Posted inNews & Politics

Is Nothing Sacred?

If Mr. Savage hates the Catholic church so much, why did he go to the trouble to have his child baptized [September 3]? His article is filled with the type of virulent innuendo usually reserved for one’s bitterest enemies. His flippant disregard for the sacredness of the sacrament is evident throughout the article, leading one […]

Posted inNews & Politics

Riding High

Dear Kristin Ostberg: Regarding your article in the August 20 issue of the Chicago Reader titled “Joy Riders,” I take issue with much of its tone, which I feel casts aspersions on the actual purpose of the Critical Mass bicycle ride. Typical of the attitudes reflected by the mainstream corporate press, you dismiss the actual […]

Posted inNews & Politics

City File

What do low-income single mothers say about marriage? According to Kathryn Edin–who conducted almost 300 in-depth interviews with them in Chicago, Camden, New Jersey, and Charleston, South Carolina, over the past ten years–not what you probably think (Northwestern University/University of Chicago Joint Center for Poverty Research Working Paper #9, July 1999). “It is not that […]

Posted inArts & Culture

Zine-O-File

From the pages of Milky ¥ Number Seven (1419 31st Avenue S., Unit B, Seattle, WA 98144; $3) Excerpts from Confessions of a Repentant Mullethead By Harri Palmer Feathered hair. Mohawks. The “Shy Di” cut. Somehow I avoided them all. But I didn’t, I couldn’t, I wouldn’t escape. . . THE MOULET!! In 1983 or […]

Posted inMusic

Mass Ensemble

MASS ENSEMBLE Bill Close, guiding force of the Movement and Sonic Sculpture (MASS) Ensemble, has built all the collective’s unorthodox instruments–including the distinctive Close Long Bows, a pair of graceful 25-foot metal frames bearing nine strings apiece. Recently he installed what he claims is the largest stringed instrument in the world–the Earth Harp–on and around […]

Posted inArts & Culture

Around the Coyote

Around the Coyote The tenth annual edition of this multidisciplinary arts festival, which was founded by the late Jim Happy-Delpech to showcase the work of artists in Chicago’s Wicker Park and Bucktown neighborhoods, features a slew of theatrical productions, improv shows, and spoken-word/poetry performances; these are shown in the following listings, which are arranged chronologically, […]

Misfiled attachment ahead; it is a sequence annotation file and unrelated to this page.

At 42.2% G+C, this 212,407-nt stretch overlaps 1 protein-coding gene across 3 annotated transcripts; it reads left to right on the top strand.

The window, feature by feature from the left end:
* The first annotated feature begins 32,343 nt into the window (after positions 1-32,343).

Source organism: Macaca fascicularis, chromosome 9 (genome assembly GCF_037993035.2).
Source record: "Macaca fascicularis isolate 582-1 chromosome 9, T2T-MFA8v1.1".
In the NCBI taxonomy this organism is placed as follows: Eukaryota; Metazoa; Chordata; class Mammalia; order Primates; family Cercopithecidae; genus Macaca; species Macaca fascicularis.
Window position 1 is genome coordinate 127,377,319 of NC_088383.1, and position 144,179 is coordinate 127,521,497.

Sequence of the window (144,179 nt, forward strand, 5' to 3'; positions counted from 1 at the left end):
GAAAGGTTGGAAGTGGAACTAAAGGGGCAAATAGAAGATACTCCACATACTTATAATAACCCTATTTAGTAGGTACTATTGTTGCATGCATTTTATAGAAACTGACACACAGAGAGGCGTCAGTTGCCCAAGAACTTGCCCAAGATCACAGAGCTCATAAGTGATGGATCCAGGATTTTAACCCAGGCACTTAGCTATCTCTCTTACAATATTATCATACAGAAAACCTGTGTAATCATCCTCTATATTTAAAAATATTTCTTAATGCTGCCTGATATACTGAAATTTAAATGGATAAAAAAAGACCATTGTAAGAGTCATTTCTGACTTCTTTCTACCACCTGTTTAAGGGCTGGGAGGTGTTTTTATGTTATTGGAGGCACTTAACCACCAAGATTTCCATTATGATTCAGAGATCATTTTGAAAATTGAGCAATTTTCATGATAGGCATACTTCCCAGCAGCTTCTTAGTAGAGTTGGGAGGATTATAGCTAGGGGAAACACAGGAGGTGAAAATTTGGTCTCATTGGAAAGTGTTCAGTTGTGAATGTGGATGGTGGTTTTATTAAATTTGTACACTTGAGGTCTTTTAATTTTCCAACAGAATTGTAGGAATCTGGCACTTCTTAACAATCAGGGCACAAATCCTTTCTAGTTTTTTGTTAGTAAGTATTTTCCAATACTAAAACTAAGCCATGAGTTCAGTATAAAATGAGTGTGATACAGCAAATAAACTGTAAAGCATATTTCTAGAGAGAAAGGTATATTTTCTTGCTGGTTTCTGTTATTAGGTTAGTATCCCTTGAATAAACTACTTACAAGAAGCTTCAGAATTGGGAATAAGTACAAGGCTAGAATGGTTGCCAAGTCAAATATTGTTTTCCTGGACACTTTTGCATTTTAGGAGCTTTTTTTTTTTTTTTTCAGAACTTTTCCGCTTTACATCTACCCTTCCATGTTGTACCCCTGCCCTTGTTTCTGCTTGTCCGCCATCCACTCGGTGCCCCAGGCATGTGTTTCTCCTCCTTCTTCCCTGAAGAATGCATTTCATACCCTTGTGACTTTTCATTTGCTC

Posted inArts & Culture

Imagining Brad

IMAGINING BRAD, Mary-Arrchie Theatre Company. In life, we play the hand we’re dealt. And in this engaging drama, Peter Hedges–best known for the screenplay What’s Eating Gilbert Grape–uncovers the survival tactics of two very different women. Unfolding over nine short scenes, the play begins simply enough. Dana Sue Kay–a loud, nosy, but well-meaning southern Christian–tries […]

Posted inNews & Politics

The Straight Dope

A friend of mine is selling these “corona discharge” air filters–she has severe asthma and swears this little gizmo is better than pooping gold bricks. Is this truly the miracle we asthma sufferers are looking for? This unit claims to be a “miniature miracle” made possible by “a revolutionary discovery in electrodynamic negative corona discharge […]

Posted inFilm

Black God, White Devil

Black God, White Devil A key figure in Brazil’s leftist Cinema Novo movement of the 60s, Glauber Rocha became a balladeer for the downtrodden with this 1964 allegory about blind faith among peasants in Brazil’s poor, barren northeast. Manuel, a cowhand who’s killed a rancher in a rage, seeks salvation with a Christlike mystic, then […]

Posted inMusic

Mogwai/ Ganger

MOGWAI/GANGER Some of what’s being tagged “post-rock” over in Britain at this point sounds suspiciously like the sort of slow, hypnotic guitar rock that American bands like Codeine, Slint, and Seam played in the early and mid-90s. Glasgow’s Mogwai have been critical darlings since releasing the rather workmanlike Slint imitation Young Team (Jetset) a couple […]

Posted inArts & Culture

Days of the Week

Friday 9/10 – Thursday 9/16 SEPTEMBER by Mike Sula 10 FRIDAY The new musical Lobster Boy! is based on the life of Grady Stiles Jr., a Florida man who parlayed ectrodactylism–a condition resulting in clawlike arms and stumpy legs–into a successful career as a circus freak until his wife had him killed in 1992. It […]

Posted inFilm

Glimpses of Greatness

New Films by Stan Brakhage By Fred Camper In 1963, after he’d been making films for 11 years, Stan Brakhage published his first book on cinema, Metaphors on Vision. This was long before he and Eisenstein were paired in a special issue of Artforum; before he’d been offered any teaching jobs; before any schools or […]